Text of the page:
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Magic Find Free Money In Evan Fournier

When the Orlando Magic traded Arron Afflalo for Evan Fournier, it looked like one of the most lopsided deals of the offseason. Afflalo was Orlando’s leading scorer last season, averaging 18 points a game on 46% shooting and just missing out on his first All-Star berth. Fournier, in contrast, was a second-year player still trying to find his way in the NBA, averaging only 20 minutes a game in Denver. Most NBA fans probably couldn’t pick him out of a line-up.

Fournier didn’t come into the league with much publicity. He was kind of lost in the shuffle in the run-up to the 2012 NBA Draft, which featured five shooting guards - Bradley Beal, Dion Waiters, Terrence Ross, Austin Rivers and Jeremy Lamb - who were taken ahead of him. As a 19-year-old in France, he put up good but not great numbers for his pro team and he didn’t have the type of out of this world athleticism that would garner a huge buzz in the months before the draft.

Like many young guys drafted towards the end of the first round, Fournier didn’t walk into a situation where he could rack up a lot of stats early in his career. He was taken at No. 2o overall by the Nuggets, who went on to win 57 games in Fournier’s rookie season. He was the low man on the totem pole, playing behind Andre Iguodala, Corey Brewer, Wilson Chandler and Danilo Gallinari on the wings. As a rookie, Fournier played in only 38 games.

Things changed for him a bit in his second season, as turnover at every level of Denver’s organization opened up more opportunities for playing time. With Iguodala gone and Gallinari out all season with a knee injury, Fournier moved into the rotation full-time, playing in 76 games. However, because he was coming off the bench, his per-game numbers weren’t huge - 8 points, 3 rebounds and 1.5 assists a game on 42% shooting - and he didn’t attract much notice.

There were way too many other things going on with the Nuggets, who face-planted spectacularly after firing George Karl, going from from a No. 3 seed to falling out of the playoffs entirely. As Brian Shaw quickly found out, you don’t want to be the guy whose replacing the legend. He walked into an almost impossible situation, given a mandate to change a very successful team without a lot of the personnel that had made them successful in the first place.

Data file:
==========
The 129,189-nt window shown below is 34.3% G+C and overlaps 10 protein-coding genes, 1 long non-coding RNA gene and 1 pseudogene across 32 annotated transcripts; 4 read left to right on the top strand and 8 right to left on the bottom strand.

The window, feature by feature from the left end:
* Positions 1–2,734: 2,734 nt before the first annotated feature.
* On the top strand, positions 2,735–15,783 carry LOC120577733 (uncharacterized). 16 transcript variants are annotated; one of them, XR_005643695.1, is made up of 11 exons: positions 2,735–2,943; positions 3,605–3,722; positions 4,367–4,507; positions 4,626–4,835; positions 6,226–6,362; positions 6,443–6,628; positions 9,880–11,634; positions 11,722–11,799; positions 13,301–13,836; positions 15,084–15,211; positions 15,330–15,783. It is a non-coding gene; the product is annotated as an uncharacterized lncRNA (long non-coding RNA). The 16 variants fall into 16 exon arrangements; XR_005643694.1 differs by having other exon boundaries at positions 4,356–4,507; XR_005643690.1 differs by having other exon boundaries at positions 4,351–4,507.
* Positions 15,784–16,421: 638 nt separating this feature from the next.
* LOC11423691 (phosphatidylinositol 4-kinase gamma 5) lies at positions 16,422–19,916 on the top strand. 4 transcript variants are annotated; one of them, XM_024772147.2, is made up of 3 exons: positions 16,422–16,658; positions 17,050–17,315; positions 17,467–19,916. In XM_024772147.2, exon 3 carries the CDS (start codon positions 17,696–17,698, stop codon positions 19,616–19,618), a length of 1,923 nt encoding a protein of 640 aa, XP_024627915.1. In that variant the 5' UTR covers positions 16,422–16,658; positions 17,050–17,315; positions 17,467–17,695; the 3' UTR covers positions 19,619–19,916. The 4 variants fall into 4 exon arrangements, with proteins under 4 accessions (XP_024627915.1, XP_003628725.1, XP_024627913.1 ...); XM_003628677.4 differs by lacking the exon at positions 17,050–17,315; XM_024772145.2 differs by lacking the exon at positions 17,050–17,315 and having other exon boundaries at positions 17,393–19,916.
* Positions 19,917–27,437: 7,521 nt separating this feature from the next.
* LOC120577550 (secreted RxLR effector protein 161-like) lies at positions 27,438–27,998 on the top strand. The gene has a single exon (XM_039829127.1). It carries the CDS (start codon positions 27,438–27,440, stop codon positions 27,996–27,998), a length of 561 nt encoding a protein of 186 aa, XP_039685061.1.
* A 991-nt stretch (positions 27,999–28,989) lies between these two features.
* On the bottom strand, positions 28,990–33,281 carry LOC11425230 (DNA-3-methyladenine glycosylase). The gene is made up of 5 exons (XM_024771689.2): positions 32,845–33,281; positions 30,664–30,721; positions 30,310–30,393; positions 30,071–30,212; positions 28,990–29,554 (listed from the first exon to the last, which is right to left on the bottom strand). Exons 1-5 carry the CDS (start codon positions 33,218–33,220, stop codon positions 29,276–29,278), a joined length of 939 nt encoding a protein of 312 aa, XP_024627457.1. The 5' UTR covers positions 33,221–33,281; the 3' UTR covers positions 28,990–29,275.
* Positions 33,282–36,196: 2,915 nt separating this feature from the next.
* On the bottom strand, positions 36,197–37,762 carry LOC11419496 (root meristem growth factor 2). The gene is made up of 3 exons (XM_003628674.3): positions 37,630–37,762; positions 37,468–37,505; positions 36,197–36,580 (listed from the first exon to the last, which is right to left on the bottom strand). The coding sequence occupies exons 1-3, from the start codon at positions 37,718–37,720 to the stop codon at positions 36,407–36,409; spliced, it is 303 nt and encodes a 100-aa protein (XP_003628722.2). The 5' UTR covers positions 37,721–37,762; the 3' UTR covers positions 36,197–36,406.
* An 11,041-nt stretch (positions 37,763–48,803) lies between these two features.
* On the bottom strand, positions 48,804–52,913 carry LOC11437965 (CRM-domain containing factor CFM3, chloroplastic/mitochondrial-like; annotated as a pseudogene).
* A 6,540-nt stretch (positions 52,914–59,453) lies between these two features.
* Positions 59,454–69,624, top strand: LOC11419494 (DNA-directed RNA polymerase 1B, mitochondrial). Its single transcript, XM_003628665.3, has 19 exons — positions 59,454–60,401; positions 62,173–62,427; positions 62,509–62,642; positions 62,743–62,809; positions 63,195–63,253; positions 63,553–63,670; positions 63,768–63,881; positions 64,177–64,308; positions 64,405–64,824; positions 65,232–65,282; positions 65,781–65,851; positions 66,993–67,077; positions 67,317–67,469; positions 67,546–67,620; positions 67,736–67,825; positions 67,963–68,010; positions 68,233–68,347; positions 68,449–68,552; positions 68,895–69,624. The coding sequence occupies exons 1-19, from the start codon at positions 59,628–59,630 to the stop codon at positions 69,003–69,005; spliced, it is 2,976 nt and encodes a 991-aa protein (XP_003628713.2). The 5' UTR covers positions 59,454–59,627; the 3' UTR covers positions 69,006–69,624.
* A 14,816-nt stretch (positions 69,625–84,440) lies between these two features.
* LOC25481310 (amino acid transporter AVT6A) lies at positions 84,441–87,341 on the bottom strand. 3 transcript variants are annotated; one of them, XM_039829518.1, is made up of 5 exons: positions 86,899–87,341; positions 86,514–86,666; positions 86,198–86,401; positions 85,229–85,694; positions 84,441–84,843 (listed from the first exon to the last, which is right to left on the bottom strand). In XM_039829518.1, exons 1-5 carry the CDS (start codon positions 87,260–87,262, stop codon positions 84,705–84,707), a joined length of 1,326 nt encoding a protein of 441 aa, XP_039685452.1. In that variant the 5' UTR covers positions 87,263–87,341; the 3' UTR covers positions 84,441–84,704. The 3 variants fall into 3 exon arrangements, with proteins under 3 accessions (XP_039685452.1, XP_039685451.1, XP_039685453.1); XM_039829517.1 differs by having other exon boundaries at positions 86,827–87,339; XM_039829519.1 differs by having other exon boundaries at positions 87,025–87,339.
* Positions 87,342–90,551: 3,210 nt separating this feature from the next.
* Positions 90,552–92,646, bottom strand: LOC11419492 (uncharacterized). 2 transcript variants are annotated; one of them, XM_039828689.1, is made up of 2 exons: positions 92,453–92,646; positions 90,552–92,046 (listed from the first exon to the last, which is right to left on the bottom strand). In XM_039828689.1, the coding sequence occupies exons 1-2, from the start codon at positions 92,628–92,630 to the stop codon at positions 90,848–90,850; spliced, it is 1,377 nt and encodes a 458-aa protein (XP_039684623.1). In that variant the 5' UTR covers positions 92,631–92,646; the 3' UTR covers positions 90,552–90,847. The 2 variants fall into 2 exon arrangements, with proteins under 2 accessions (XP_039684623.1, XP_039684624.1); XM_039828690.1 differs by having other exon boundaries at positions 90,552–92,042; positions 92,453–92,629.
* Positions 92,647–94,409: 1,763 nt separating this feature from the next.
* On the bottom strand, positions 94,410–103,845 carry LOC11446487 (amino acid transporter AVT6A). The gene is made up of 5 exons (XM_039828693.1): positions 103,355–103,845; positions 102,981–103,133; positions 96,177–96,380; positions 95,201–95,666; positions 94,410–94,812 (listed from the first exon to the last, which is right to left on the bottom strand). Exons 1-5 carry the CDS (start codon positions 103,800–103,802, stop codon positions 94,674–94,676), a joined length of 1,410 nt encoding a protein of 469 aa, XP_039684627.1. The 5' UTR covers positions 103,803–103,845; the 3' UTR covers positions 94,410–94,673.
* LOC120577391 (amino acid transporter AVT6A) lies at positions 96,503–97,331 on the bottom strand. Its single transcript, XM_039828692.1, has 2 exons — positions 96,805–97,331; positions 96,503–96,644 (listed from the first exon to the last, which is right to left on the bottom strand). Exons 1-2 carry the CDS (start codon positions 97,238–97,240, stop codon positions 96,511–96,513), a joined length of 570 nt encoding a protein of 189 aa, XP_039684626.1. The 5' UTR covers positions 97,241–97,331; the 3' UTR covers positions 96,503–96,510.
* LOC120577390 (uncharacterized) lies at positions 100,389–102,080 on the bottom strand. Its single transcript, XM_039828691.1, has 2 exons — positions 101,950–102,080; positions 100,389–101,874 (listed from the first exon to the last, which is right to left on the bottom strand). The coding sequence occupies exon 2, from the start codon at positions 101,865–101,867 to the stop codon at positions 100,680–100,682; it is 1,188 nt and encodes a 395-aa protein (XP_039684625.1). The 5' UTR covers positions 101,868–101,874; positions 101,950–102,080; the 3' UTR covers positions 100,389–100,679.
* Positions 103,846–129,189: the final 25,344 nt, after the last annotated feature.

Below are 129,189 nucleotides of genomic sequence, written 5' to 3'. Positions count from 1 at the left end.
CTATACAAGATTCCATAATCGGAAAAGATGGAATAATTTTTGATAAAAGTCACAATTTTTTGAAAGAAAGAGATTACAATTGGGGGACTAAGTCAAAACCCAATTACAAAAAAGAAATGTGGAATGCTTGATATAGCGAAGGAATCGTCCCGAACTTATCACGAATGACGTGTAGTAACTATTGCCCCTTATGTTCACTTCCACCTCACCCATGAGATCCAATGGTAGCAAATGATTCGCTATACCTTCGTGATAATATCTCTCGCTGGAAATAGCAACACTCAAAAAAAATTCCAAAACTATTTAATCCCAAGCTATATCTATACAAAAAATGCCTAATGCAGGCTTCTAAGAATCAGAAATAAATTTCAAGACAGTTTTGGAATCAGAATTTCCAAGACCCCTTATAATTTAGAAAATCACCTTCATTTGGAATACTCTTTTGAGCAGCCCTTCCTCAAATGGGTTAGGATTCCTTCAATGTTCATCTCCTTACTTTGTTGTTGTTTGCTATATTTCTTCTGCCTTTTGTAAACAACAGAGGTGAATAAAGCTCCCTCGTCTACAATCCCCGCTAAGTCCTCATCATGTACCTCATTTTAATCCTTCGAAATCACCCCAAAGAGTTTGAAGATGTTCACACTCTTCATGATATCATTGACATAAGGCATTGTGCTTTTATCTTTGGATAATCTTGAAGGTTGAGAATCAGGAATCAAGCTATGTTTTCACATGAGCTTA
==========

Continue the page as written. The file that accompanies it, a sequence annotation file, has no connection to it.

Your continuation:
Unlike most first-time coaches in the NBA, who are given rebuilding teams without much expectations, Shaw was expected to win big. As a result, he leaned on veteran guards like Randy Foye, Aaron Brooks and Nate Robinson, guys he knew he could trust to carry out assignments. He may also have been scarred by benching Andre Miller, which created a huge rift in the team when the 15-year veteran refused to accept a smaller role and demanded a trade.

From the outside, it was hard to get a read on Fournier. He had proven he could stick in the NBA, but he was still waiting for the chance to dominate the ball and show teams what he could do. So while the Nuggets weren’t looking to deal a young player with upside, they couldn’t pass up the chance to acquire Afflalo, a proven veteran who was still in the prime of his career. Afflalo had enough skins on the wall that no one could complain if he was the starter.

Nevertheless, there was still a lot to like about the second-year player. For starters, he was still only 22, the same age as college seniors like Doug McDermott. Instead of spending the last two seasons playing against much inferior competition in the NCAA, Fournier essentially had a two-year internship in Denver, where he got the chance to learn from some of the best wing players in the NBA as well as one of the most respected coaches in the league in Karl.

More importantly, whenever he got the chance to play, he played well. As a 20-year old rookie, Fournier’s per-36 minute numbers were eye-popping - 17 points, 3 rebounds, 4 assists on 49% shooting. They slipped in his second season, which you would expect from a guy getting more minutes on a significantly worse team, but they were still impressive for a guy his age - 15 points, 5 rebounds, 3 assists on 42% shooting. This is a guy who needed more minutes.

When you combine his production with physical tools, Fournier was one of the more intriguing young players in the league. At 6’7 200 with a 6’8 wingspan, he had the size to switch between either wing position and even slide down to playing as a small-ball PF in certain situations. And while he wasn’t an elite athlete, he had the skill to make up for it. Fournier had a complete offensive game, with the ability to shoot, put the ball on the floor and find the open man.

In that respect, Fournier was a lot like Tobias Harris, another promising young player whom Orlando scooped off another team’s bench. After coming into the league as a 19-year-old, Harris spent his first 1.5 seasons in the league playing behind a bunch of veterans on a Milwaukee team trying to contend. As a result, when the Magic were shopping JJ Redick around at the 2013 trade deadline, the Bucks had no problem moving an unproven youngster like Harris along.